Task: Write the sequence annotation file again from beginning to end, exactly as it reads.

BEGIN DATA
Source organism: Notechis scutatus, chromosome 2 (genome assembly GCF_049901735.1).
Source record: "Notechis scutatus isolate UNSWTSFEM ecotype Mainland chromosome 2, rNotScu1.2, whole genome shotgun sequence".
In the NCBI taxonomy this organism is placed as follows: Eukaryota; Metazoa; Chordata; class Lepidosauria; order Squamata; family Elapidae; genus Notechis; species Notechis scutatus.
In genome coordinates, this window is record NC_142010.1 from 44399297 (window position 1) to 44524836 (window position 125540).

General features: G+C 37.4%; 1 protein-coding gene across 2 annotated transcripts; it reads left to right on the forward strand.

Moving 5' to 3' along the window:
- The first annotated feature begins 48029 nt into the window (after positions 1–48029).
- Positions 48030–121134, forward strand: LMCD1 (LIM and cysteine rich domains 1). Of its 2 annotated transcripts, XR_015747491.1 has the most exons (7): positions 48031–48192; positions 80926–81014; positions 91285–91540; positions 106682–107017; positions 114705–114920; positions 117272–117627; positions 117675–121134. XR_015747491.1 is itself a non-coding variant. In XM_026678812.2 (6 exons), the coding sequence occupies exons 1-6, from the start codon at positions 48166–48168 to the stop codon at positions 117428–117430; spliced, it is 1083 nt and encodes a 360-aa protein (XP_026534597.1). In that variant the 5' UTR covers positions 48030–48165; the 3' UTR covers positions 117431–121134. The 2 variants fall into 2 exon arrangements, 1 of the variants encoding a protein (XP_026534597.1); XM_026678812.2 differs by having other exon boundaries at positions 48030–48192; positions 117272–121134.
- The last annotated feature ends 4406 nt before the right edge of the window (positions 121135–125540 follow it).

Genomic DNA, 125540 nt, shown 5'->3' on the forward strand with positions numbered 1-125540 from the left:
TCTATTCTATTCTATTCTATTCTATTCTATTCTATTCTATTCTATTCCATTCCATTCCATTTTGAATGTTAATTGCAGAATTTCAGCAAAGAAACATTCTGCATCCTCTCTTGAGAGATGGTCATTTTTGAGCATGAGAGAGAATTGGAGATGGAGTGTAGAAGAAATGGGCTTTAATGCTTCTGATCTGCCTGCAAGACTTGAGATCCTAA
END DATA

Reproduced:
Source organism: Notechis scutatus, chromosome 2 (genome assembly GCF_049901735.1).
Source record: "Notechis scutatus isolate UNSWTSFEM ecotype Mainland chromosome 2, rNotScu1.2, whole genome shotgun sequence".
In the NCBI taxonomy this organism is placed as follows: Eukaryota; Metazoa; Chordata; class Lepidosauria; order Squamata; family Elapidae; genus Notechis; species Notechis scutatus.
In genome coordinates, this window is record NC_142010.1 from 44399297 (window position 1) to 44524836 (window position 125540).

General features: G+C 37.4%; 1 protein-coding gene across 2 annotated transcripts; it reads left to right on the forward strand.

Moving 5' to 3' along the window:
- The first annotated feature begins 48029 nt into the window (after positions 1–48029).
- Positions 48030–121134, forward strand: LMCD1 (LIM and cysteine rich domains 1). Of its 2 annotated transcripts, XR_015747491.1 has the most exons (7): positions 48031–48192; positions 80926–81014; positions 91285–91540; positions 106682–107017; positions 114705–114920; positions 117272–117627; positions 117675–121134. XR_015747491.1 is itself a non-coding variant. In XM_026678812.2 (6 exons), the coding sequence occupies exons 1-6, from the start codon at positions 48166–48168 to the stop codon at positions 117428–117430; spliced, it is 1083 nt and encodes a 360-aa protein (XP_026534597.1). In that variant the 5' UTR covers positions 48030–48165; the 3' UTR covers positions 117431–121134. The 2 variants fall into 2 exon arrangements, 1 of the variants encoding a protein (XP_026534597.1); XM_026678812.2 differs by having other exon boundaries at positions 48030–48192; positions 117272–121134.
- The last annotated feature ends 4406 nt before the right edge of the window (positions 121135–125540 follow it).

Genomic DNA, 125540 nt, shown 5'->3' on the forward strand with positions numbered 1-125540 from the left:
TCTATTCTATTCTATTCTATTCTATTCTATTCTATTCTATTCTATTCCATTCCATTCCATTTTGAATGTTAATTGCAGAATTTCAGCAAAGAAACATTCTGCATCCTCTCTTGAGAGATGGTCATTTTTGAGCATGAGAGAGAATTGGAGATGGAGTGTAGAAGAAATGGGCTTTAATGCTTCTGATCTGCCTGCAAGACTTGAGATCCTAA